$ expac --timefmt='%Y-%m-%d %T' '%l\t%n' | sort | tail -n 10

If expac is not installed on your Arch Linux system, run the following command to install it:

$ sudo pacman -S expac

2. Get the RPM packages update history on RHEL, CentOS, Fedora

In Fedora, RHEL, and it's clones like CentOS, run the following command as root or sudo user to list the installed packages history:

# rpm -qa --last

Sample output from Fedora:

gpg-pubkey-9570ff31-5e3006fb Monday 19 October 2020 11:40:17 PM
rootfiles-8.1-28.fc33.noarch Monday 19 October 2020 11:37:48 PM
fedora-repos-modular-33-1.noarch Monday 19 October 2020 11:37:48 PM
tar-1.32-6.fc33.x86_64 Monday 19 October 2020 11:37:47 PM
syslinux-extlinux-6.04-0.16.fc33.x86_64 Monday 19 October 2020 11:37:47 PM
sudo-1.9.2-1.fc33.x86_64 Monday 19 October 2020 11:37:47 PM
rsync-3.2.3-1.fc33.x86_64 Monday 19 October 2020 11:37:47 PM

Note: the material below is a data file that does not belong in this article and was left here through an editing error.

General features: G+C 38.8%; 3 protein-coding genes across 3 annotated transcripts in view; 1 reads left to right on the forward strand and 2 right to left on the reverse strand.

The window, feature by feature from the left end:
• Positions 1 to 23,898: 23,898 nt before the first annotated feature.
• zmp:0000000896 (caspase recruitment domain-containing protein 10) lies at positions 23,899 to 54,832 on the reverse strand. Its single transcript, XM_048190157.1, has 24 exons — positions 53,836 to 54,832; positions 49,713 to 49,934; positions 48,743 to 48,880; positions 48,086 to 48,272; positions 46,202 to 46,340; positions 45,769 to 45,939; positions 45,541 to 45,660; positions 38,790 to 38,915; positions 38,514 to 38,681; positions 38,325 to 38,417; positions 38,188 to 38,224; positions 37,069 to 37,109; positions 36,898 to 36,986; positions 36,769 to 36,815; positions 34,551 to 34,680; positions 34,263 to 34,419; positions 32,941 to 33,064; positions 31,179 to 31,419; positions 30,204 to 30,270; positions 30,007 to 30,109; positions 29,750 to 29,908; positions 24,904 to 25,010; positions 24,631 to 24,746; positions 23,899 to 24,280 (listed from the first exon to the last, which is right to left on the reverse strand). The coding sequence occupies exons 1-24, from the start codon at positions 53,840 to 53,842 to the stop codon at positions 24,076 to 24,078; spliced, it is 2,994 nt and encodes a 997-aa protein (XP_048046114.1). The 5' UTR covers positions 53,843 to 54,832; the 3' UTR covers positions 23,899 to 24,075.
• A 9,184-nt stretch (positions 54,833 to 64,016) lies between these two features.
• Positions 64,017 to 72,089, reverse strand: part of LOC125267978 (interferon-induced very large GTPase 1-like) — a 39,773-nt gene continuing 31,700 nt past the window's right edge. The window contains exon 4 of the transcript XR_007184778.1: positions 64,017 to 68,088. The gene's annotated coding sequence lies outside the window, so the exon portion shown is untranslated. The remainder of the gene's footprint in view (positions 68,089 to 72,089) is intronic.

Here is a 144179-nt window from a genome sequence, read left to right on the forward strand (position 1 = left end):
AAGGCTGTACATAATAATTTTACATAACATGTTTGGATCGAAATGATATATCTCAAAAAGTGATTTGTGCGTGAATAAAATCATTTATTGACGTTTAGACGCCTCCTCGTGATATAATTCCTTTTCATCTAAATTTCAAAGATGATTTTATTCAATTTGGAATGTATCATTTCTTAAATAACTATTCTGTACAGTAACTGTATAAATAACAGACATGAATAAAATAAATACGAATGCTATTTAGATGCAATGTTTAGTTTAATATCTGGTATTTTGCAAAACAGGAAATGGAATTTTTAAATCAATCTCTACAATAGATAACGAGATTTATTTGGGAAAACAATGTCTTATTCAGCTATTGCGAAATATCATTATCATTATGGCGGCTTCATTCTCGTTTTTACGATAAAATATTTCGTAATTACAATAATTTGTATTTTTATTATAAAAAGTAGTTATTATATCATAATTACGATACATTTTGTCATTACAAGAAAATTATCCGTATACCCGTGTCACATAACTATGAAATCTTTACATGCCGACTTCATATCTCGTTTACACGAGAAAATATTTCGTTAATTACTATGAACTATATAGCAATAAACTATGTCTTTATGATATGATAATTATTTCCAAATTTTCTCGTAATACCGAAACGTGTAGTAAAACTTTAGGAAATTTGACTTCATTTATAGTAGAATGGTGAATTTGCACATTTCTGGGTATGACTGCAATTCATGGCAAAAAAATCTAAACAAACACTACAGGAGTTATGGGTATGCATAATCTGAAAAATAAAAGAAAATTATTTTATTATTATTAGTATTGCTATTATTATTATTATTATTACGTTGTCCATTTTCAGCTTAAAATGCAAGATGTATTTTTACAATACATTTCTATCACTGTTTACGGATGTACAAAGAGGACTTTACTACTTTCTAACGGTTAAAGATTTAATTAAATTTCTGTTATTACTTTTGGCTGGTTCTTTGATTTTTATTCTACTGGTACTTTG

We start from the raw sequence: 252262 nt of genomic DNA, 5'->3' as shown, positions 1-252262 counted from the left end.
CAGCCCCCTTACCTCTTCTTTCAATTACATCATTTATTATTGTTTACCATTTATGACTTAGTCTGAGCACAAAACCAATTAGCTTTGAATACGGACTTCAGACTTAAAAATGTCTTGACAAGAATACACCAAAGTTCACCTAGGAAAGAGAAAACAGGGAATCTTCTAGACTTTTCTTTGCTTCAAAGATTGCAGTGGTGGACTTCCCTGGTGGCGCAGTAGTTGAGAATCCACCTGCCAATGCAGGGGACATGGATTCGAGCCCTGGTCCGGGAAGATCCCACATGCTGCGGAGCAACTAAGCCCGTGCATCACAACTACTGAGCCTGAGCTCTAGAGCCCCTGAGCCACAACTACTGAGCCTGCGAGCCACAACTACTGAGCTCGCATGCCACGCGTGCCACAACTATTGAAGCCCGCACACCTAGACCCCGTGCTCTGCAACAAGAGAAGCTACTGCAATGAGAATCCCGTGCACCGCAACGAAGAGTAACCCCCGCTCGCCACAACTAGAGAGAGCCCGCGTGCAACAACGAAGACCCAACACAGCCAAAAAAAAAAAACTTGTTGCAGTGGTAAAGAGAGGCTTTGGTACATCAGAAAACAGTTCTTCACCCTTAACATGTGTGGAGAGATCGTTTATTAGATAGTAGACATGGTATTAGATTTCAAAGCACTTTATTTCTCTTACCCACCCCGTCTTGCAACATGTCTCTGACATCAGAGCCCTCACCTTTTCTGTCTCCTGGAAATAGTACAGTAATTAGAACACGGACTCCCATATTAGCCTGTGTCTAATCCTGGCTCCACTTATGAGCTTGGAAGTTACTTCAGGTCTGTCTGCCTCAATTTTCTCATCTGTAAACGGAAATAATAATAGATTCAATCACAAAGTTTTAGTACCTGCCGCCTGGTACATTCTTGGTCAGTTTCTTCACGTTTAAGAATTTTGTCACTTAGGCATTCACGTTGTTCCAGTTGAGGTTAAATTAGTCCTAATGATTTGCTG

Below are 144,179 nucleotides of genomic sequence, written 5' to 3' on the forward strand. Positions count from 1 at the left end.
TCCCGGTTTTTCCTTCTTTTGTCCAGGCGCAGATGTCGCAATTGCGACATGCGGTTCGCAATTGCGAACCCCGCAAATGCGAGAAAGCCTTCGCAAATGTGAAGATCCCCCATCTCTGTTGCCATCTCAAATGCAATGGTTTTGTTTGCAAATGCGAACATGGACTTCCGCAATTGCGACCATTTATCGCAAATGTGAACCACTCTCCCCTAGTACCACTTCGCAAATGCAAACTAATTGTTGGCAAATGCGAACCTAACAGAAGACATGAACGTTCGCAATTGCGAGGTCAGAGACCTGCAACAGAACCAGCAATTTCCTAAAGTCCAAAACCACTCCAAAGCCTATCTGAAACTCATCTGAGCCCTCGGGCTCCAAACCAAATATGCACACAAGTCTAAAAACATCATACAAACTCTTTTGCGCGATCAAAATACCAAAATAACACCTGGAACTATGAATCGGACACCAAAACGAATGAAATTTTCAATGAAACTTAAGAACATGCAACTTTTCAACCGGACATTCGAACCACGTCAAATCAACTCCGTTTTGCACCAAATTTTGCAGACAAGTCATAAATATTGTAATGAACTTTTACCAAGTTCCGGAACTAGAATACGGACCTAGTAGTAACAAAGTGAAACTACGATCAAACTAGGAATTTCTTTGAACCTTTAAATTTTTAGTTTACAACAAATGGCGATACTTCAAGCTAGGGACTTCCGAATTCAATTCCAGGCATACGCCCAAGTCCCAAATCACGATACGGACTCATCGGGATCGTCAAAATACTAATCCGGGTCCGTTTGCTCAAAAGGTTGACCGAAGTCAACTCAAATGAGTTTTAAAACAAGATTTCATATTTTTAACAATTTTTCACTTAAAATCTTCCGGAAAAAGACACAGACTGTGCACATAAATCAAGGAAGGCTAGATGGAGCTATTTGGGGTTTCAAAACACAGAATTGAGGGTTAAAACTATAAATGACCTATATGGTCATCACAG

parted-3.3-5.fc33.x86_64 Monday 19 October 2020 11:37:47 PM
man-db-2.9.2-6.fc33.x86_64 Monday 19 October 2020 11:37:47 PM
hostname-3.23-3.fc33.x86_64 Monday 19 October 2020 11:37:47 PM
[...]
Get the RPM packages update history on RHEL, CentOS, Fedora

Get the RPM packages update history on RHEL, CentOS, Fedora

Sample output from CentOS:

iwl105-firmware-18.168.6.1-49.el7.noarch Mon 22 May 2017 03:13:16 PM IST
libreport-filesystem-2.1.11-35.el7.centos.x86_64 Mon 22 May 2017 03:13:15 PM IST
iwl6000g2a-firmware-17.168.5.3-49.el7.noarch Mon 22 May 2017 03:13:15 PM IST
iwl5000-firmware-8.83.5.1_1-49.el7.noarch Mon 22 May 2017 03:13:15 PM IST
epel-release-7-9.noarch Mon 22 May 2017 03:13:10 PM IST